Europe – The opportunity to use recycled polymers as substitutes for virgin material remains ‘very much limited by current end-use application’, according to the latest publication by the EU Joint Research Centre (JRC).
In a newly published draft end-of-waste criteria for plastics meant for conversion, the JRC has updated its initial working document released last November. There is now more detail on the potential environmental and economic impact of the upcoming plastics criteria.
The JRC acknowledges the benefits of plastics recycling in terms of emissions, reduced fire risk and improvements to health, along with the possibility of cutting the cost of handling and shipping waste material. However, it also recognises that the extra sorting effort required will increase costs.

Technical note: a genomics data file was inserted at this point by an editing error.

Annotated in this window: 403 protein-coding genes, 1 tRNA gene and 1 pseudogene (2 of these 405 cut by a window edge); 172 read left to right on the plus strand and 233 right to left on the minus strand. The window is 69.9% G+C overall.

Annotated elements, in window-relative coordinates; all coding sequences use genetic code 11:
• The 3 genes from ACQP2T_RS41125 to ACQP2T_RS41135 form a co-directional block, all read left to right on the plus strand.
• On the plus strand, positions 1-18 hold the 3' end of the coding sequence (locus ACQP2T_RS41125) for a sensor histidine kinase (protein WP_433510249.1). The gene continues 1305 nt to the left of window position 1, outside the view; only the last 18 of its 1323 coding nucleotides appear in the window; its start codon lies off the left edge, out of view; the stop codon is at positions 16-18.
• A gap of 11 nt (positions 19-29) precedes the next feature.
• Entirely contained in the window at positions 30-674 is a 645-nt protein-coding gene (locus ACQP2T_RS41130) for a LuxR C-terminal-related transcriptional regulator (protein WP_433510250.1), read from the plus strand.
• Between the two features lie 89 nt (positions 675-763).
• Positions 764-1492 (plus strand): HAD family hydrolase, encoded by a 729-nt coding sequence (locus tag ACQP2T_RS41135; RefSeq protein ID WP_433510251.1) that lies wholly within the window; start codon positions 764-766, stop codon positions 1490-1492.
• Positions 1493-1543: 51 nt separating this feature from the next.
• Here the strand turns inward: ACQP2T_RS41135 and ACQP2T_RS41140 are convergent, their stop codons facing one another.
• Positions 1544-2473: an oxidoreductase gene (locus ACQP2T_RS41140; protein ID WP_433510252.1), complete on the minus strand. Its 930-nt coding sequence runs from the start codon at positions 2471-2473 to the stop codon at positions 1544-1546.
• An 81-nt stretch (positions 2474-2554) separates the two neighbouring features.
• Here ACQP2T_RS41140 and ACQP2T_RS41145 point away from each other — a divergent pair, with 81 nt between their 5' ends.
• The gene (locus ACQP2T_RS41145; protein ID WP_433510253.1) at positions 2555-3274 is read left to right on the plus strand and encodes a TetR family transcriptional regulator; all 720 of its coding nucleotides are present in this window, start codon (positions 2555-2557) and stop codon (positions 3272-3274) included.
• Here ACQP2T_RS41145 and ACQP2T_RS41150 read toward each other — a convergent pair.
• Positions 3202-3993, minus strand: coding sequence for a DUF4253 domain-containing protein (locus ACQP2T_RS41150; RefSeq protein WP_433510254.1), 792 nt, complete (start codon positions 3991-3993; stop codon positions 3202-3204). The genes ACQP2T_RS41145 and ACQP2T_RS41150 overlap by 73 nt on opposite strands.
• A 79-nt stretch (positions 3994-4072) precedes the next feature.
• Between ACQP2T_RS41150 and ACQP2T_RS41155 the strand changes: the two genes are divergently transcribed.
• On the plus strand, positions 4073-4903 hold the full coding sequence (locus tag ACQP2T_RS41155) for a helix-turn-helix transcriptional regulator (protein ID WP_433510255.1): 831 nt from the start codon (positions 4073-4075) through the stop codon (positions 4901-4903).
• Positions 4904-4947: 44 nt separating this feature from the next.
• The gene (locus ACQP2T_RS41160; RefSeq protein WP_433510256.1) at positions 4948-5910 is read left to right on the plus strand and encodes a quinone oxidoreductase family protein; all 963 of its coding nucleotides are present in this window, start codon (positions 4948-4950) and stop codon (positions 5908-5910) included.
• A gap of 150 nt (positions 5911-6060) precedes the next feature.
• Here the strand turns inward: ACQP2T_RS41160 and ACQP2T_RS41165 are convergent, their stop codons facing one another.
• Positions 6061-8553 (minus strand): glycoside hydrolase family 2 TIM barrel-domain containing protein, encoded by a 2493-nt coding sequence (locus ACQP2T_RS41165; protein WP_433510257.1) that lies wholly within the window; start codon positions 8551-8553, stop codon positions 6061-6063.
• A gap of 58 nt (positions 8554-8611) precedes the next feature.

The in-depth analysis further points out that REACH obligations on safety information may form an ‘administrative burden’ for some parties, but adds that most recyclers do not consider this a major issue.
The future of end-of-waste seems quite promising; the JRC is preparing to publish a feasibility study for aggregates and waste-derived fuels over the summer. Technical recommendations for copper, paper and glass are likely to be accepted during a regulatory committee meeting in Brussels at the start of July.
Stakeholders have until 1 July to respond to the draft plastics criteria, and it is expected that final recommendations will be introduced by the end of the year.
To read the entire document, click here.
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